A Watcher Watches: On Whedon, Feminism, and Being an Ally
Giles: “A Slayer slays; a Watcher—“
Hearing the recent news about Joss Whedon came as a shock to me—but it shouldn’t have. It came as a shock because, as a male ally to feminism, I could, I wanted to, accept the narrative that a man could be an untroubled pillar of the feminist community. As a male ally, my privilege allows me to ignore the reality of equality in favor of feminism as a highlight real. Privilege reduces our experience of feminism to a series of “historic” achievements and minimizes the constant assaults, catcalls, and jokes upon which this inequity is built. Joss Whedon, for me, was a living embodiment of “not all men” and a proxy for my own complacency.
It’s easy to see ourselves (allies) as part of the “good guys” in a way that minimizes our complacency in systems of oppression. We laugh at people who “not all men” in earnest, but behind that laughter is the implicit understanding that by laughing we are, “actually,” “not all men.” Whedon was a paragon for feminist allies. He embodied this pure, folksy allyship in nerd culture—a place notorious for its hostility to women. Slayage ran a few articles outlining Whedon’s failures in depicting PoC and there is coverage of his issues with bi-erasure, but barring that his reputation was stellar. It’s not my intention to drag Whedon, but rather use this recent revelation as an object lesson of sorts.
As allies, we should take Whedon’s statement on Kai Cole’s blog as the holding up of a very uncomfortable mirror. Whedon opens his statement by gas-lighting Cole; he claims that her experience is false. His statement goes on to elaborate that his relative silence protects not only their family, but Cole herself. The implication being that Cole speaking out is reckless or inappropriate. This is the behavior of abusers, not allies. As allies, we need to be better, to do better. One of the modalities of oppression is the privileging of one narrative over another. As men, our word is overvalued against women’s speech. This means that the simple act of listening is one of the most important and foundational acts for allies. Part of resisting oppression is understanding the ways systems teach us to perpetuate oppression. For this aspect of feminism, it means we need to Hush and value women’s speech.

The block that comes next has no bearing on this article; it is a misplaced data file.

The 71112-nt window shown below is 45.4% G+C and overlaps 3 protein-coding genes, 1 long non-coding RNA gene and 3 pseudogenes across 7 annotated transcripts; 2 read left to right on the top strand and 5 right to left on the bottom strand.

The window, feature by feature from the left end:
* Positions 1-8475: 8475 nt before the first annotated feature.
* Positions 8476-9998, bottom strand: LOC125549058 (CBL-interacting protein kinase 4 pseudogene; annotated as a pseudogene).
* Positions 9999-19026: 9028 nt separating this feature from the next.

Whedon’s statement should remind us that none of us are outside of the patriarchy. That, as men, and especially as allies, we still benefit from misogyny and oppression even as we fight to end it. Whedon’s response is a lesson in listening. Just like mocking men who seriously “actually” and “not all men,” it’s easy to listen when the problem is distant and not about us, individually. It’s easy for me to write this about Whedon and Kai Cole, but the real test comes when I’m confronted for my own shortcomings. Allyship isn’t a static identity, it’s a process. It is a recognition that one will fall short of their ideals. Do we chose to learn from our failings or do we fall back on our privilege as Whedon has done with his?
Ironically, Giles provides a good map for this. Over the course of Buffy the Vampire Slayer, Giles goes from being a lazy, complacent ally to someone truly working to help dismantle systemic oppression. We are faced with a similar problem. Do we remain ineffectual allies or do we face our own complacency and live up to our rhetoric? As allies to feminism, we need to face the reality that we can chose to be Giles, imperfect but always learning to be better, or Reptile Boy.
There are some great articles on this issue out there, written by women. I want to highlight one in particular, the inaugural blog post of my amazing colleague Jennifer DeRoss.